Crime in America.Net
Where can you go to get quick information on crime and criminal justice issues?
Are all sources for crime and criminal justice information neutral?
By Leonard A. Sipes, Jr.
Thirty-five years of speaking for national and state criminal justice agencies. Former Senior Specialist for Crime Prevention for the Department of Justice’s clearinghouse. Graduate-Johns Hopkins University, post-master’s Certificate of Advanced Study.
For additional information, see http://www.crimeinamerica.net/about-this-site/.
I respond to reporter inquiries daily. Media on deadline, use [email protected].
There are endless entities offering information on criminal justice policy (especially correctional and sentencing information) that are advocacy organizations; virtually everything they offer is skewed to match a philosophical approach to crime. The organizations listed below are known for their fairness and accuracy.
See http://www.crimeinamerica.net/todays-crime-news-now/ for a summary of additional daily resources on crime.
National Criminal Justice Resources for Reporters and Everyone Else
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For reporters, it’s essential to reach knowledgeable specialists who will save you time by providing quotable information, helpful documents via download and referrals to knowledgeable, media friendly experts. There are hundreds of sources for criminal justice information, only a few are listed here.
There are two primary sources/websites for criminal justice information. The Office of Justice Programs (http://www.ojp.usdoj.gov) of the US Department of Justice is the umbrella organization for a variety of federal criminal justice and statistical efforts. The most useful organizations are the Bureau of Justice Statistics (BJS) and the National Institute of Justice (NIJ). Both provide lists of publications that are useful for story purposes. Their subject specialists are always helpful, and will refer you to other media friendly experts and resources.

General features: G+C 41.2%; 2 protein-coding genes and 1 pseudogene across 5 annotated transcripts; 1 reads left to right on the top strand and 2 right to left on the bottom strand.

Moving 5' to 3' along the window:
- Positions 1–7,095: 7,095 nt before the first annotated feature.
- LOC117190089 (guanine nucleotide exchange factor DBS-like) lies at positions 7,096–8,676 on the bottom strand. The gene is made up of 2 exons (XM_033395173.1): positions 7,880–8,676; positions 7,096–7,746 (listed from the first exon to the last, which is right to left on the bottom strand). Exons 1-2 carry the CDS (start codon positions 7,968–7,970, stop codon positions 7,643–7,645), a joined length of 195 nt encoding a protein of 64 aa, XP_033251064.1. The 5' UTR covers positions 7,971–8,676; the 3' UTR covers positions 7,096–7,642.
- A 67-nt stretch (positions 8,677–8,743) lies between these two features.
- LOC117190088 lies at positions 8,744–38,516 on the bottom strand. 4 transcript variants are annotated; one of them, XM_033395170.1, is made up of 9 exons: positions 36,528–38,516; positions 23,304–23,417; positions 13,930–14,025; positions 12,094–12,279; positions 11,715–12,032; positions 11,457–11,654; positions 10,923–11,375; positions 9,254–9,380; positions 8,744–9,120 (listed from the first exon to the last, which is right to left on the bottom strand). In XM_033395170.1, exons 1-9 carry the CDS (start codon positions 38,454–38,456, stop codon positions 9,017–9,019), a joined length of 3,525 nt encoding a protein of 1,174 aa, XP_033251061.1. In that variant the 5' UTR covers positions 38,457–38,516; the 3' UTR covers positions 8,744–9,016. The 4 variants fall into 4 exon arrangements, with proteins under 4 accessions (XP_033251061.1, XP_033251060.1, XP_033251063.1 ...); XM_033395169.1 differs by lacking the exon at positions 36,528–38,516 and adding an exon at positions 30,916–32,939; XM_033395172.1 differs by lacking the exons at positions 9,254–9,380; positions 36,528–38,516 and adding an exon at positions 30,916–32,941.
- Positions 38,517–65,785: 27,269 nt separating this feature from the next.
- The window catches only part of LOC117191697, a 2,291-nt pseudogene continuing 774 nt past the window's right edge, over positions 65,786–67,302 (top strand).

Another good national site is the National Criminal Justice Reference Service (http://www.ncjrs.org) another OJP funded organization. Their subject specialists (see “Contact NCJRS”) are there to refer you to relevant organizations and experts. They will also refer you to websites for quick document downloads.
Additional Useful Organizations
The FBI (http://www.fbi.gov/)
For information on national, state and local crimes “reported” to law enforcement.
The Bureau of Justice Statistics (http://www.ojp.usdoj.gov/bjs)
For information on national crime surveys for “total” crime figures, see the “Criminal Victimization in the United States” series.
See this site at http://www.crimeinamerica.net/crime-rates-united-states/ for a comprehensive summation of crime in the United States
Crime Prevention Information :
National Crime Prevention Council (http://www.ncpc.org/)
See article on this site at http://www.crimeinamerica.net/crime-prevention-tips-that-work-3/.
The Police Executive Research Forum (http://www.policeforum.org/)
The International Association of Chiefs of Police (http://www.theiacp.org)
The National Sheriff’s Association (http://www.sheriffs.org)
The Police Foundation (www.policefoundation.org)
Offender Reentry, Corrections, Sentencing Policy:
US Dept. of Justice, National Institute of Corrections (http://nicic.org)
The American Correctional Association (http://www.aca.org)
American Parole and Probation Association (http://www.appa-net.org)
American Jail Association (http://www.aja.org)
Re-entry Policy Council (http://www.reentrypolicy.org/)
Pew Public Safety Performance Project (http://www.pewtrusts.org/en/projects/public-safety-performance-project/about)
National Center for State Courts (http://www.ncsc.org/).
The National Organization for Victim Assistance (http://www.try-nova.org)
Office for Victims of Crime (http://www.ojp.usdoj.gov/ovc)
National Criminal Justice Association (www.ncja.org)
National Criminal Justice Reference Service (http://www.ncjrs.org)
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